CMS Will Continue To Accept Noncompliant Claims After HIPAA Deadline
CMS officials on Tuesday said that the agency will continue to accept and process health care claims that do not meet the requirements of a new electronic system mandated under the Health Insurance Portability and Accountability Act after the rule's Oct. 16 compliance deadline, the Chicago Sun-Times reports. The measure applies to providers who are making a "good-faith effort" to comply with the new law (Knowles, Chicago Sun-Times, 9/24). The new HIPAA billing standard requires health insurers, hospitals, physicians and claims administrators to use a uniform electronic billing system designed to simplify the claims process (California Healthline, 9/12). CMS officials did not set a new compliance deadline but said they will "regularly reassess the readiness" of providers to determine when providers must come into full compliance with the HIPAA regulations (CMS release, 9/23). Jared Adair, director of the CMS Office of HIPAA Standards, on Tuesday said in testimony before the Senate Special Committee on Aging that the agency decided to institute its contingency plan for the claims provision because an "unacceptably low" number of claims have been submitted to Medicare under the new system. Although Medicare has for several months been set to accept and pay electronic claims in the new format, only about 14% of claims received in the first two weeks of September were HIPAA-compliant, CongressDaily reports (Rovner, CongressDaily, 9/23). The temporary policy will give health care providers extra time to test their new billing systems, as required under the rule (Chicago Sun-Times, 9/24).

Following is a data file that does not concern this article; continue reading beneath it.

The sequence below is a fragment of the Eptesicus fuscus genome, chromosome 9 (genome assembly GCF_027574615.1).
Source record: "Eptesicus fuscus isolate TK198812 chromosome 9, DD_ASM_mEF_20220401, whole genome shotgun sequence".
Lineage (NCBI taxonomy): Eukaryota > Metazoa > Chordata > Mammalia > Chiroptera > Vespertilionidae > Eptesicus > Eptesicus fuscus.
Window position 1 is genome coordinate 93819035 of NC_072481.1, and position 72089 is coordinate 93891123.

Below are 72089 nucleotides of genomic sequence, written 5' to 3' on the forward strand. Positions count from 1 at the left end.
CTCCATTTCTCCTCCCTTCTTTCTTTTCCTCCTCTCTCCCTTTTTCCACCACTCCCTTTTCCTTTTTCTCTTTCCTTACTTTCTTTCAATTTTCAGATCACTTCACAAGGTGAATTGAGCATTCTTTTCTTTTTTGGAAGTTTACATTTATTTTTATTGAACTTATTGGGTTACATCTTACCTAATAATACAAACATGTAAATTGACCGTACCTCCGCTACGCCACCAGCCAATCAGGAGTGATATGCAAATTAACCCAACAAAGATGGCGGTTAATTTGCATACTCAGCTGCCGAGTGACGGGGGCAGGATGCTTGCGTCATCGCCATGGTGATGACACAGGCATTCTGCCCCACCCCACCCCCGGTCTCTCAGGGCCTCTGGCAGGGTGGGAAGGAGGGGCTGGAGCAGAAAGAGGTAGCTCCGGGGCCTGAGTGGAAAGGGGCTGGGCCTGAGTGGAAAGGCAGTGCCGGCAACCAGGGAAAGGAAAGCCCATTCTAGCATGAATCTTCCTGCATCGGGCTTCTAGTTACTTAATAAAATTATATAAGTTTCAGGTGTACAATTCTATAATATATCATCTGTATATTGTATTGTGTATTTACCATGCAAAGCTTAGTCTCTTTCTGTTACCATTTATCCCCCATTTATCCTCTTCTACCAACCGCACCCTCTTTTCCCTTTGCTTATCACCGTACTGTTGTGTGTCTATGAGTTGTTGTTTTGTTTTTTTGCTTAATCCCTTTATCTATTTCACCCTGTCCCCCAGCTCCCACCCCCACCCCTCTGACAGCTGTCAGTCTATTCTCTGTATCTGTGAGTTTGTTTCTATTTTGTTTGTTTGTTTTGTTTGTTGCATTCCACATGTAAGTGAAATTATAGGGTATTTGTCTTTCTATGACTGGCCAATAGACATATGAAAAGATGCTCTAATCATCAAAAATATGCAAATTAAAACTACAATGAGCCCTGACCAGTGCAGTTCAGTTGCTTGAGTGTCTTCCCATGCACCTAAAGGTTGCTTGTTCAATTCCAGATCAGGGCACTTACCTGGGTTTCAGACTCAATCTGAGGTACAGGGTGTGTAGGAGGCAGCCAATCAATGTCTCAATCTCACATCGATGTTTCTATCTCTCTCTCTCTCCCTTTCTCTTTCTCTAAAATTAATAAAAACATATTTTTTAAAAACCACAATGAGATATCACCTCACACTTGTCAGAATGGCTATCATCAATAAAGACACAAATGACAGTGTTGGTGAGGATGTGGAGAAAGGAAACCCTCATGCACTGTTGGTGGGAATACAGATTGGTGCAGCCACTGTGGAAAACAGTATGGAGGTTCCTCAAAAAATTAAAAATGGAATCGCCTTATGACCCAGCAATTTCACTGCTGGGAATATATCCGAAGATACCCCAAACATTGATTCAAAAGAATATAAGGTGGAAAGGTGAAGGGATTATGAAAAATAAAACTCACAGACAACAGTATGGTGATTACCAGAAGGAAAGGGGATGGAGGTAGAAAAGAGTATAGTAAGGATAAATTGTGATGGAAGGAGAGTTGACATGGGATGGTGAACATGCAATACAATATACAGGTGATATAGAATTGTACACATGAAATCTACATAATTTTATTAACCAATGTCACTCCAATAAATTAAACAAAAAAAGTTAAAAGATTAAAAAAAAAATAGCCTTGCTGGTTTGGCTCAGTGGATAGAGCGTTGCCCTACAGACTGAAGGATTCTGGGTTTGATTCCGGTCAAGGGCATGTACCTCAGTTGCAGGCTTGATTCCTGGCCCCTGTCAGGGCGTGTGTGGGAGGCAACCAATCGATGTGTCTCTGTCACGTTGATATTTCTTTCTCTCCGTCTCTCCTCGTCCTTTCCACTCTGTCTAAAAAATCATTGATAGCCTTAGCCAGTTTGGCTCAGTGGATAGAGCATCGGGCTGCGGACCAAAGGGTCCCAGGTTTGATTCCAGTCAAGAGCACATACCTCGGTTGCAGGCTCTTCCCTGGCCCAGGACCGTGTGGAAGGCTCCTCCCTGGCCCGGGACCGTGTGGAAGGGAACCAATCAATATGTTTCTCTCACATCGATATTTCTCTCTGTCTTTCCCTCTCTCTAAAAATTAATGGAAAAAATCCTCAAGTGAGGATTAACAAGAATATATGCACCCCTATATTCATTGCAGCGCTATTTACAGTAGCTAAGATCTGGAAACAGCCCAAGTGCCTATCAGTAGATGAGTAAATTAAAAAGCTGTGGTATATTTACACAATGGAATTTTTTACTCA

Senate Aging Committee Chair Larry Craig (R-Idaho) said that money spent to comply with the new billing rules may be "diverting resources from quality patient care." Healthcare Leadership Council President Mary Grealy, speaking at the hearing, agreed, saying that the new regulations "sap resources from health care providers ... that might otherwise be devoted to treating patients and pursuing improvements in health care quality." However, Richard Campanelli, director of the HHS Office of Civil Rights, said the cost savings from having a uniform transaction system -- estimated at $30 billion over 10 years -- are greater than the compliance costs, which are estimated at $17.6 billion over 10 years (CongressDaily, 9/23).This is part of the California Healthline Daily Edition, a summary of health policy coverage from major news organizations. Sign up for an email subscription.